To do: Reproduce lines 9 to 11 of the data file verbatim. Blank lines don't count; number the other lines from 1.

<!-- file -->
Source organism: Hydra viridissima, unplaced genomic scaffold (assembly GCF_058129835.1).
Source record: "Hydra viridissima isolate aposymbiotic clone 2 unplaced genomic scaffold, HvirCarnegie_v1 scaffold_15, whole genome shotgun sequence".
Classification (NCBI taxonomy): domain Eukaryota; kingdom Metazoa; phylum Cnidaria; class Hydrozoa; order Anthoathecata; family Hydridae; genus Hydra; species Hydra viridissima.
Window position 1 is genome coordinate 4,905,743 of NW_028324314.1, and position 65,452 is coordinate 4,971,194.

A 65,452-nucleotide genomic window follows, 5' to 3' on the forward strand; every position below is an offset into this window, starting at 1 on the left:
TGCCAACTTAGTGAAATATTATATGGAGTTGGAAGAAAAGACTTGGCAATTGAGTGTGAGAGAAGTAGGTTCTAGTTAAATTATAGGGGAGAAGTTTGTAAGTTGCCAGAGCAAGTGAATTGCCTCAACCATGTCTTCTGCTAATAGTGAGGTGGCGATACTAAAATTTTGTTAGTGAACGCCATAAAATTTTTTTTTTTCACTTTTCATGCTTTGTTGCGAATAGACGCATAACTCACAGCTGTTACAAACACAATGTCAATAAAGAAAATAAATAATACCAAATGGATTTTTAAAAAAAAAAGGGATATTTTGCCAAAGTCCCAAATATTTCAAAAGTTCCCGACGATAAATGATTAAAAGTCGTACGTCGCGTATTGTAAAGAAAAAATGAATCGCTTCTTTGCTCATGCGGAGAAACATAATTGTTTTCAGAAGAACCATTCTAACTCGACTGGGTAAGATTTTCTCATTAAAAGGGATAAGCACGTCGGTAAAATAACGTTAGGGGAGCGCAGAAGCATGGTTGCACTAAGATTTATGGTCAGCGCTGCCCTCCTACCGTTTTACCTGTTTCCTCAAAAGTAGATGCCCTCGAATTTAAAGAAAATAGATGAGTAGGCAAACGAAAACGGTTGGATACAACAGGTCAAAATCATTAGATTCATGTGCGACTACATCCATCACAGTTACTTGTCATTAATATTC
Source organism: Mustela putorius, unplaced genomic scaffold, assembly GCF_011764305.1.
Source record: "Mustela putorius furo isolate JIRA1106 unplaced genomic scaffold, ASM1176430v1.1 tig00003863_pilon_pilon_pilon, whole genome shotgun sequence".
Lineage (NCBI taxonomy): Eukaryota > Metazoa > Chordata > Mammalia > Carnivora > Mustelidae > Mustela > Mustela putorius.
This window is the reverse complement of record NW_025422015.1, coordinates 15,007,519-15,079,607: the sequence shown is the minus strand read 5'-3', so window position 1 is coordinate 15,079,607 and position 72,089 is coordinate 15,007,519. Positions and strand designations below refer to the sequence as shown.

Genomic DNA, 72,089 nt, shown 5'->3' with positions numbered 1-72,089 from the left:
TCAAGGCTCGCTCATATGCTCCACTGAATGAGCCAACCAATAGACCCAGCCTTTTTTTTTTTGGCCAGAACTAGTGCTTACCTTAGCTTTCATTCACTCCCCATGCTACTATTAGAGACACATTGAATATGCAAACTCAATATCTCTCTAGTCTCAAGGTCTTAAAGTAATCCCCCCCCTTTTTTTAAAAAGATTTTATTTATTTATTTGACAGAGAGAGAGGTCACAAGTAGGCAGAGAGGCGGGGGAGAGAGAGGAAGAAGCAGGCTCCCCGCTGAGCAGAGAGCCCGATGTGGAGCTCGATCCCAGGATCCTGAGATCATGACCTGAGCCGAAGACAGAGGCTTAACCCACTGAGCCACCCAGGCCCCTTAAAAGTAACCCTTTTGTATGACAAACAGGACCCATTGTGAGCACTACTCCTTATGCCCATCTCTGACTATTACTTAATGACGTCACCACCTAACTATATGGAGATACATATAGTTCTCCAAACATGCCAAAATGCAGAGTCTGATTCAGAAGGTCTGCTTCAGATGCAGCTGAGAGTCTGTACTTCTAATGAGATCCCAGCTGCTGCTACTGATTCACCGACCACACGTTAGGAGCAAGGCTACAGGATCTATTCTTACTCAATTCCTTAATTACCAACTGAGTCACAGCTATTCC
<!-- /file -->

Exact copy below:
Lineage (NCBI taxonomy): Eukaryota > Metazoa > Chordata > Mammalia > Carnivora > Mustelidae > Mustela > Mustela putorius.
This window is the reverse complement of record NW_025422015.1, coordinates 15,007,519-15,079,607: the sequence shown is the minus strand read 5'-3', so window position 1 is coordinate 15,079,607 and position 72,089 is coordinate 15,007,519. Positions and strand designations below refer to the sequence as shown.

Genomic DNA, 72,089 nt, shown 5'->3' with positions numbered 1-72,089 from the left: